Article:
Fitness Tip of the Day

Monday, November 4, 2013

Signs and Symptoms of Paranoid Personality Disorder

Imagine having to live your life constantly looking over your shoulder, convinced that someone is out to get you. You feel that someone is always watching you. You have an inability to trust anyone including yourself and you expect the worst at all times. This is what the lives are like for those who suffer from Paranoid Personality Disorder. Paranoid Personality Disorder is characterized by disruptive patterns of thought, behavior and functioning.

Signs and symptoms of Paranoid Personality Disorder are suspicion, concern with hidden motives, expects to be exploited by others, inability to collaborate, social isolation, poor self image, detachment, hostility and poor sense of humor. A person with Paranoid Personality Disorder is argumentative and hostile. They will complain constantly and persistently hold grudges. They are difficult to get a long with and have problems with close relationships. The symptoms are similar to those of Schizophrenia.

Paranoid Personality Disorder is more common in men than women. The cause is still currently unknown, but a possible cause or factor in Paranoid Personality Disorder is negative childhood experiences. The disorder typically will decrease in intensity with age.

It's amazing where the paranoid mind can take you.” ~Bill Ayers


Kendra Cherry, Paranoid Personality Disorder Symptoms and Treatment,

John Grohol, Paranoid Personality Disorder Symptoms, PsychCentral

The Benefits of Rose Water

Rose Water has been used for generations and is one of the oldest skin care and grooming products. It was first used by the Peresians around the 10th Century. It has many skin-enhancing benefits because it has anti-inflammatory, anti-bacterial and antiseptic properties. Rose Water is also rich in antioxidants and vitamins A, C, D, E and B3. This can help strengthen skin cells and regenerate skin tissue.

Rose Water can be used as a moisturizer for dry skin, the anti-inflammatory properties reduce redness from irritated and over-heated skin, it cleanses and aids in removing oil and dirt from clogged pores, prevents acne and pimples, it’s a natural astringent and toner, it works as a hair conditioner and promotes hair growth and it reduces dark circles under the eyes.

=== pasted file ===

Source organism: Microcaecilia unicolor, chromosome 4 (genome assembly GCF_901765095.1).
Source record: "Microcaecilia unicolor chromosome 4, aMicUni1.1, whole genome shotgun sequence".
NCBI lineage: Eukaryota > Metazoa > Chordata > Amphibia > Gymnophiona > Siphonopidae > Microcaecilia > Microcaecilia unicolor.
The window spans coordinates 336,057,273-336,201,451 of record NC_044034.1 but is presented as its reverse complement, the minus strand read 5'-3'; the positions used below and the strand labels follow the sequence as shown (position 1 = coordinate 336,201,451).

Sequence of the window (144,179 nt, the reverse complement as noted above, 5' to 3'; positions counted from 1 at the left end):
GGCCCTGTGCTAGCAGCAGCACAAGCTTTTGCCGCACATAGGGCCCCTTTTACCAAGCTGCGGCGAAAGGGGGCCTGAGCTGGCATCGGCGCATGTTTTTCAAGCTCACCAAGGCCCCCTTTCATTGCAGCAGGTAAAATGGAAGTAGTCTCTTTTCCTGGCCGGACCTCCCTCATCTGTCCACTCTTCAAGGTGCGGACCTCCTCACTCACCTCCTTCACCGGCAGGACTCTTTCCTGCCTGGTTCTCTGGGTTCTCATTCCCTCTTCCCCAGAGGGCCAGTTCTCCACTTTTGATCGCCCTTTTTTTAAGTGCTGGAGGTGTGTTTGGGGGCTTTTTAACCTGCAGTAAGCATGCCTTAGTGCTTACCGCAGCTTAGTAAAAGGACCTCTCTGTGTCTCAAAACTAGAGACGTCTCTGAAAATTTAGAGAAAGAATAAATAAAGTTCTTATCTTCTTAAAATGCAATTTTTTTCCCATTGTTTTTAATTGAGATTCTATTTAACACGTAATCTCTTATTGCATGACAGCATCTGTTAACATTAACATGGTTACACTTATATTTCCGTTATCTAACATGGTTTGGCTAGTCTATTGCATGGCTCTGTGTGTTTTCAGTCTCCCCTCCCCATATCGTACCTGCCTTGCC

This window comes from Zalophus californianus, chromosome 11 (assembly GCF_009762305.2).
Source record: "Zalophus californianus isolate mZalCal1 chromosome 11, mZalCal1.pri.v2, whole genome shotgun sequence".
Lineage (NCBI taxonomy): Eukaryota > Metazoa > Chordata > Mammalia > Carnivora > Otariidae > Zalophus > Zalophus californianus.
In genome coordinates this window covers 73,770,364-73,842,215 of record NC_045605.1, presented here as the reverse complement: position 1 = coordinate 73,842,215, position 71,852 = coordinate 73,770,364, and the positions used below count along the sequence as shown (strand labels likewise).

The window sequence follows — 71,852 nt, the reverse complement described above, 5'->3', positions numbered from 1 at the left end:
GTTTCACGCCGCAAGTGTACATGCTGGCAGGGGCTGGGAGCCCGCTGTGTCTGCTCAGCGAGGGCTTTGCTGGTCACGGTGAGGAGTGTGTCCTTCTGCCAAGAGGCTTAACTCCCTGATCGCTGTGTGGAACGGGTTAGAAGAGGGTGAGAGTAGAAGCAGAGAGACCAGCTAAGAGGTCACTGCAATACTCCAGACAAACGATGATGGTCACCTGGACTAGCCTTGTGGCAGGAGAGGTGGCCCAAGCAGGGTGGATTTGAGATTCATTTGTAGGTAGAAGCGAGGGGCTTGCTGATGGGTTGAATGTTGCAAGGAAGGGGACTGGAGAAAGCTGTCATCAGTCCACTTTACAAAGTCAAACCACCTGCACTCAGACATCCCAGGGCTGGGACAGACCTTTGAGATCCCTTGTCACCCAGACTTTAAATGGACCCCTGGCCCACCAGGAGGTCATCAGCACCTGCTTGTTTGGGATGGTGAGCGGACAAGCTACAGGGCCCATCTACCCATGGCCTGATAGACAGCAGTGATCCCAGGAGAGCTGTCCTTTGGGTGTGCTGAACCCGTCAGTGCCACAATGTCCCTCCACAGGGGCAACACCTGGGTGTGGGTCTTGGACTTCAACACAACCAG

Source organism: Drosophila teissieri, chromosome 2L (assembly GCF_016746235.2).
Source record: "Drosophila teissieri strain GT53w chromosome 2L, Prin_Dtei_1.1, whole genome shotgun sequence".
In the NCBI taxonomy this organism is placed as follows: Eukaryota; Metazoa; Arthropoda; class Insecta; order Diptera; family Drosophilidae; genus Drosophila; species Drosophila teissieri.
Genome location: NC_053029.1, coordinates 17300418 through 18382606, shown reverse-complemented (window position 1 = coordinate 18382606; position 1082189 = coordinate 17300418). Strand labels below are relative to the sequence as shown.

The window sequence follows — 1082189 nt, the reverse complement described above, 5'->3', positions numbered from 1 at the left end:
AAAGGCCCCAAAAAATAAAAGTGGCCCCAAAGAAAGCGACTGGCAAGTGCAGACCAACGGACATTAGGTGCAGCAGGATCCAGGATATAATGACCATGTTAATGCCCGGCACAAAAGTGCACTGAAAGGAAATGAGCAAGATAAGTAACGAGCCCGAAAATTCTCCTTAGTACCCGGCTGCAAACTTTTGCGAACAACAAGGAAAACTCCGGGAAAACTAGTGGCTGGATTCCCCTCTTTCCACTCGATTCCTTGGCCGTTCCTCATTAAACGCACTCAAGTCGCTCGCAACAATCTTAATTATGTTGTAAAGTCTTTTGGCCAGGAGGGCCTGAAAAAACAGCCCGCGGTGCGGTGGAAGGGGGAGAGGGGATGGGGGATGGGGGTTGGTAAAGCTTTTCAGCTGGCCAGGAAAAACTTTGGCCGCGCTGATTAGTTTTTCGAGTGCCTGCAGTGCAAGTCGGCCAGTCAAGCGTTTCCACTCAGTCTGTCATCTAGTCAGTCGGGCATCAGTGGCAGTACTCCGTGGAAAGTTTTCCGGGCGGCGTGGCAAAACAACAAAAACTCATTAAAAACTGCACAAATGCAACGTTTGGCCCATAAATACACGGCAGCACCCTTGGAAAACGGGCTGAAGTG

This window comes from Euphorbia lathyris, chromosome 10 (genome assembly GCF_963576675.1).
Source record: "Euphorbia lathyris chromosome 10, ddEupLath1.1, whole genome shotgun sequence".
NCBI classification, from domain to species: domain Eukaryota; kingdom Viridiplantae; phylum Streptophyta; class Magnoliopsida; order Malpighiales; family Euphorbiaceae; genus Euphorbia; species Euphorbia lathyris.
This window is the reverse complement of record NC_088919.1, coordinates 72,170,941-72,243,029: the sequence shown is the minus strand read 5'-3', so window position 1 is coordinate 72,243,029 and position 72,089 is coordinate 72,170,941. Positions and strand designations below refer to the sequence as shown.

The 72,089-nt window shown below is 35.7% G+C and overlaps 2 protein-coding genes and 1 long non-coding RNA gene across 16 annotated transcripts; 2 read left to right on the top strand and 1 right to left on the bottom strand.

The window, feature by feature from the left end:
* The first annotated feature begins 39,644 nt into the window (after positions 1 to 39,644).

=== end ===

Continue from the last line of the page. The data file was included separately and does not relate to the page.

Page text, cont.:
Rose Water is best known for its skin care benefits, but it also has many other health benefits and has been used in cooking, especially in Middle Eastern Recipes. Other health benefits include reducing the risk of bladder infections and heart disease, it eases digestive problems, reduces nervous tension and reduces eye irritation. Rose Water produces an allover calming effect.

Rose Water is made by steeping rose petals in distilled water. An easy recipe can be found here. It takes a lot of rose petals to make Rose Water, but the benefits are abundant.


Aida Duncan, How Can Rose Water Help My Skin?, Discovery Fit and Health

Bushra S. Khan, Benefits of Rose Water, The Times of India
Jen Adkins, Rose Water: Recipe and Skin Benefits,

Friday, June 7, 2013

The Health Benefits of Valerian Root

Valerian Root or is well known for its horrible smell, but research has shown that it has many health benefits.  Although many of the studies have been inconsistent, many still believe in its effectiveness. 

Valerian Root has been used for liver problems, digestive ailments, urinary tract disorders, nausea, headaches, arthritis, smoking cessation, muscle spasms and insomnia. It is traditionally been used for sleeplessness, epilepsy, nervousness, hysteria and also as a diuretic.

Valerian Root helps to relax the central nervous system, promote feelings of calm, decrease levels of anxiety and stress and it enhances sleep. It is most effective in treating irritability, depression, fear, anxiety, nervous exhaustion, hysteria, delusions and nervous tension.

Common names are Valerian, Tobacco Root, Garden Heliotrope and All-Heal. Valerian is a Latin word that means "to be strong or health". It is native to Europe, South Africa and parts of Asia. It was later introduced to North America. Valerian herbal products are made from the roots and stems of the Valerian plant or Valeriana officinalis. The dried roots are prepared as teas or put into capsules or tablets.

Valerian Root does not cause the grogginess like over-the-counter sleeping pills. It also does not have the side-effects and risk of dependency like many other medications. If you can get past the smell, Valerian Root can provide many health benefits.


Arlin Cuncic, Overview of Valerian Root,

Cathy Wong, Valerian,

Thursday, March 21, 2013

Health Benefits of Bachelor's Button

Bachelor's Button is a daisy like plant that produces small flowers that are shaped like buttons and look like miniature carnations. They are usually blue, but some plants produce pink, purple or white blossoms. It is a perennial member of the aster family. Bachelor’s Button are treated like weeds in some areas because of their ability to self-seed. 

Bachelor's Button is also known as feverfew, Tanacetum parthenium featherfew, flirtwort, altamisa, featherfort, febrifuge plant, midsummer daisy, nosebleed, Santa Maria, wild chamomile and wild quinine. More common names are Basket Flower, Blue Bonnet, Blue Bottle, Blue Bow, Blue Cap, Cornflower, Boutonniere Flower and Hurt Sickle.